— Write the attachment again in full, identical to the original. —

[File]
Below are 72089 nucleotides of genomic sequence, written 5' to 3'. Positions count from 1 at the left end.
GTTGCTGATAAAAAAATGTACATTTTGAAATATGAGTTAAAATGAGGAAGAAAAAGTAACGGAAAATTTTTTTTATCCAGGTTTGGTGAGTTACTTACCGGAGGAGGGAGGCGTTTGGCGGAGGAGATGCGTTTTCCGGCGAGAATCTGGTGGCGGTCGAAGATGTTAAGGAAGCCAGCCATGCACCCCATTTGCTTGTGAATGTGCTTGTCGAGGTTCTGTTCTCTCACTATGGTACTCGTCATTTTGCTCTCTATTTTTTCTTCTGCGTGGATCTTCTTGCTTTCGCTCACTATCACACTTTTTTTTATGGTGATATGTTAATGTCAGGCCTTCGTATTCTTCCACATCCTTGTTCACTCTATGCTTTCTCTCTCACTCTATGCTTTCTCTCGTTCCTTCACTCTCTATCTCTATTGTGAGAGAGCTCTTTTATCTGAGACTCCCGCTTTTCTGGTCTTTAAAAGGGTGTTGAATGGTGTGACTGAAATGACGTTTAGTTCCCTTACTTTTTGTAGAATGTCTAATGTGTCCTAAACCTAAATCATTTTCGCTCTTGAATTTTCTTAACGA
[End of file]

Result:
Below are 72089 nucleotides of genomic sequence, written 5' to 3'. Positions count from 1 at the left end.
GTTGCTGATAAAAAAATGTACATTTTGAAATATGAGTTAAAATGAGGAAGAAAAAGTAACGGAAAATTTTTTTTATCCAGGTTTGGTGAGTTACTTACCGGAGGAGGGAGGCGTTTGGCGGAGGAGATGCGTTTTCCGGCGAGAATCTGGTGGCGGTCGAAGATGTTAAGGAAGCCAGCCATGCACCCCATTTGCTTGTGAATGTGCTTGTCGAGGTTCTGTTCTCTCACTATGGTACTCGTCATTTTGCTCTCTATTTTTTCTTCTGCGTGGATCTTCTTGCTTTCGCTCACTATCACACTTTTTTTTATGGTGATATGTTAATGTCAGGCCTTCGTATTCTTCCACATCCTTGTTCACTCTATGCTTTCTCTCTCACTCTATGCTTTCTCTCGTTCCTTCACTCTCTATCTCTATTGTGAGAGAGCTCTTTTATCTGAGACTCCCGCTTTTCTGGTCTTTAAAAGGGTGTTGAATGGTGTGACTGAAATGACGTTTAGTTCCCTTACTTTTTGTAGAATGTCTAATGTGTCCTAAACCTAAATCATTTTCGCTCTTGAATTTTCTTAACGA